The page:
57. In spite of the marketing efforts, no offer of £1.2m was forthcoming after Artesian Challenger Plc withdrew their offer on finding that they would probably be unable to obtain planning permission to convert the building to residential use. I conclude that Mr Gilmartin’s valuation, even adjusted downwards as I have indicated, was unrealistic. Not only was the figure of £1.2m unrealistic; no offer at all was made by an investor intending to let the building as an office building. I accordingly accept Mr Crust’s view that purchase by an investor to let the property as offices was not a realistic scenario. It is unnecessary for me to decide why that is so. Mr Crust gave evidence that although £7.21 per sq.ft. had been agreed between Ultraworth and Buhler as the market rent for the property in good repair on the basis of a willing landlord and a willing tenant, it must be regarded as an upper limit in practice since that basis may not have existed in that there was no market.
58. If no investor was willing to invest for the purpose of letting the building on multiple tenancies, even at a price allowing for the cost of repairs, that suggests a dearth of such tenants in the market. In those circumstances, the freehold of the property, whether in repair or not, cannot be valued on the assumption that such tenants were available. Mr Crust accepted that it was not beyond the realms of possibility that a tenant might have been found who would have taken one or two floors, but in my judgment that is scarcely a market. Moreover, a valuation of the premises in repair, on the basis of letting only two floors, would amount to only about £900,000 on Mr Gilmartin’s figures.
59. Mr Cowen relied on evidence of Mr Tubbs (which I accept) that he had received enquiries about the office premises to be built on the new ground floor of Enterprise House. But there was undoubtedly a market for modern or refurbished office premises. Mr Cowen argued that it followed that there must have been a market for the existing premises in a repaired state. I reject that argument. The conclusion does not follow from the premise.
60. I conclude that basis (1) is not a realistic basis on which to make any finding that the state of disrepair of the premises caused any diminution in the value of the reversion.
Basis (2): Refurbisher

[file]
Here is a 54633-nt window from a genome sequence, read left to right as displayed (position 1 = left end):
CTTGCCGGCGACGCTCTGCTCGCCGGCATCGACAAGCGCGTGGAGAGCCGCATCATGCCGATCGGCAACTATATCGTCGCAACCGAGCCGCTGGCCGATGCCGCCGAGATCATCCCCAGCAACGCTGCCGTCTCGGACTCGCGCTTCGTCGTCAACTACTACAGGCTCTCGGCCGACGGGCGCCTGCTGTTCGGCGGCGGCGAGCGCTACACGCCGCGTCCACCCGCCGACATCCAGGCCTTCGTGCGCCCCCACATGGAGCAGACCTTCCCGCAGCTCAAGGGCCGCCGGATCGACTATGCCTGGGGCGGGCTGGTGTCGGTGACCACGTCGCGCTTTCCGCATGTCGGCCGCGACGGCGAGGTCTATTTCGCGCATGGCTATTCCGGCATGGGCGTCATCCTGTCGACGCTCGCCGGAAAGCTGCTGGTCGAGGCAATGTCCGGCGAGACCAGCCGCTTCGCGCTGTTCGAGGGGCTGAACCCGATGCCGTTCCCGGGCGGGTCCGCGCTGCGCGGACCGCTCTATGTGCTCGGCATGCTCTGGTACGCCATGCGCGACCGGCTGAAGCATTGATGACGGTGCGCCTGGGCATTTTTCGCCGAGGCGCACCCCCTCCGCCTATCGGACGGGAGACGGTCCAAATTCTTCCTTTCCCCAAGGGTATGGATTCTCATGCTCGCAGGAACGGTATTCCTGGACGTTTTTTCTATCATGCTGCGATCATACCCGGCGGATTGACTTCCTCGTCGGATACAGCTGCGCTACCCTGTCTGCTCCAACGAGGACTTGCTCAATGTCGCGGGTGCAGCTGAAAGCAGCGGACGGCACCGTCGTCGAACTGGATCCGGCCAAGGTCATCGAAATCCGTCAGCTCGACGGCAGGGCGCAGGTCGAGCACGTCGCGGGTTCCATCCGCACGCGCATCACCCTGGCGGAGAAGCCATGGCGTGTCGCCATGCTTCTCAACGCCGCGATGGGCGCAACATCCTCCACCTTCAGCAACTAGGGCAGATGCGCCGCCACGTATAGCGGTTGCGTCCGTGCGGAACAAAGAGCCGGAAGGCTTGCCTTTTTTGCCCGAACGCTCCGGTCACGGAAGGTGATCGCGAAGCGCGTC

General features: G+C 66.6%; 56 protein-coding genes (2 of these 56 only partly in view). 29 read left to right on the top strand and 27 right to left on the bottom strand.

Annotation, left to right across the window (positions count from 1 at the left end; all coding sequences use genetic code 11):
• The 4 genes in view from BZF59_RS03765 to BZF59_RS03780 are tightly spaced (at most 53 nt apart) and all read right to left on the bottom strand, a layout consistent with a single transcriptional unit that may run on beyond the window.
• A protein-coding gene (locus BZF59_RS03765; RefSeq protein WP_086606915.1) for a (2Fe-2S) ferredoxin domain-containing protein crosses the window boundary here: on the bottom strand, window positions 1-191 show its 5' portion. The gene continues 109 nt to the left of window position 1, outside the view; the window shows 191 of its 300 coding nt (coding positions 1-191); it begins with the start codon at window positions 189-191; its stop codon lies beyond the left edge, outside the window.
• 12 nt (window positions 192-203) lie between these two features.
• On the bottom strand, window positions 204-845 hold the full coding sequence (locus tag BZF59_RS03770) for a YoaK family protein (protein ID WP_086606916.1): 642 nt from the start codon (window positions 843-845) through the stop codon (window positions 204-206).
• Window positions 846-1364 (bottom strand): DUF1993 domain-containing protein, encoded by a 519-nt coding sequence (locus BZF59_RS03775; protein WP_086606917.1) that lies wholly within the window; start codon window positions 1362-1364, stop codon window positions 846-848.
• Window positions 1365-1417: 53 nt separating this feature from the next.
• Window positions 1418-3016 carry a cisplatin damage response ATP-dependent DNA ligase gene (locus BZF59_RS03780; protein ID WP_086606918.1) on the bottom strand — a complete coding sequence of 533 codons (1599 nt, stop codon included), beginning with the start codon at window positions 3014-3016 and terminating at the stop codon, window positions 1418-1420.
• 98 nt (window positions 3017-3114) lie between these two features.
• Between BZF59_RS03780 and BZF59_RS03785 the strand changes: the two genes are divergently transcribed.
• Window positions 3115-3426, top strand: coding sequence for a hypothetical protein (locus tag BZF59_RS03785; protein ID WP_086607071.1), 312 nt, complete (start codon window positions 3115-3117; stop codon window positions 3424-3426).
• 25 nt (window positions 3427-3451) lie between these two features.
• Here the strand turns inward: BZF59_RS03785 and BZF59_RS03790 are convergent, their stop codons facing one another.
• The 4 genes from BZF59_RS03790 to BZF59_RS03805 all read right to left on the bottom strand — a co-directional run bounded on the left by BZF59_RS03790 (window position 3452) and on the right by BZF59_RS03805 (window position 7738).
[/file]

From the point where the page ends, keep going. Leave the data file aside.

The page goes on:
61. As to basis (2), all the experts adopted a rent of £10 per sq.ft. for a refurbished property. I accept that that is a realistic figure. Mr Gilmartin produced in his expert’s report a valuation, again based on a yield of 10 per cent., at £1.7m. That valuation took no account of refurbisher’s profits. He abandoned it as a valuation in the course of his oral evidence. Mr Arrowsmith adjusted Mr Gilmartin’s figures to allow for refurbisher’s profits at 20 per cent. of cost (including the purchase price of the building) and to allow for the payment of £12,000 by way of interest. That reduced the valuation to £1,215,000, and produced a profit of £433,000. Mr Gilmartin considered that the refurbisher’s profit would probably not be 20 per cent; it could be 10 per cent. He thought that £433,000 was a huge profit on such a transaction. If one assumes a profit of 10 per cent., the value increases to £1.4m, and the profit falls to £236,000. Mr Arrowsmith produced a further adjustment to Mr Gilmartin’s valuation, using his preferred yield of 12 per cent. With profit at 20 per cent. of costs, that valuation amounts to £866,000, including a profit of £361,000. Again, if one takes profit as 10% of costs, the valuation becomes £1,025,000, involving a profit of £197,000. Mr Crust produced a valuation on the basis of a yield of 9.75 per cent., total costs of £2.1m and profit of £419,000 at 20 per cent. of costs. Those costs included the costs of a new heating system; Mr Crust relied on advice he had taken that the repairs contemplated by the lease would not include the replacement of the Versatemp units with a modern system. Thus it is apparent that the non-repair of the Versatemp system was irrelevant to his valuation. Indeed, Mr Crust considered that only £40,775 worth of repairs to the building would not be negated by refurbishment and therefore result in a cost saving to a refurbisher. He assessed the value of the property to a refurbisher at £720,000 in its actual condition. He said that his view was supported by the fact that the claimant had paid £1,060,000 for Enterprise House in 1996. Allowing for the rental income on a cash flow basis, that price implied a vacant possession value of about £650,000, or £730,000 adjusted to values prevailing in July 1998 using the relevant Investment Property Databank index. He considered that a refurbisher, might, in theory, be prepared to pay £40,000 more for the property in repair than for the property in its actual condition. But that figure was so small compared with a total cost of refurbishment of over £1m that it would be ignored by the purchaser. Be that as it may, if Mr Crust is right it is clear that the claimants have suffered no damage by reason of a diminution in the value of the property to a refurbisher, since they have obtained not £760,000 but £1m for the property.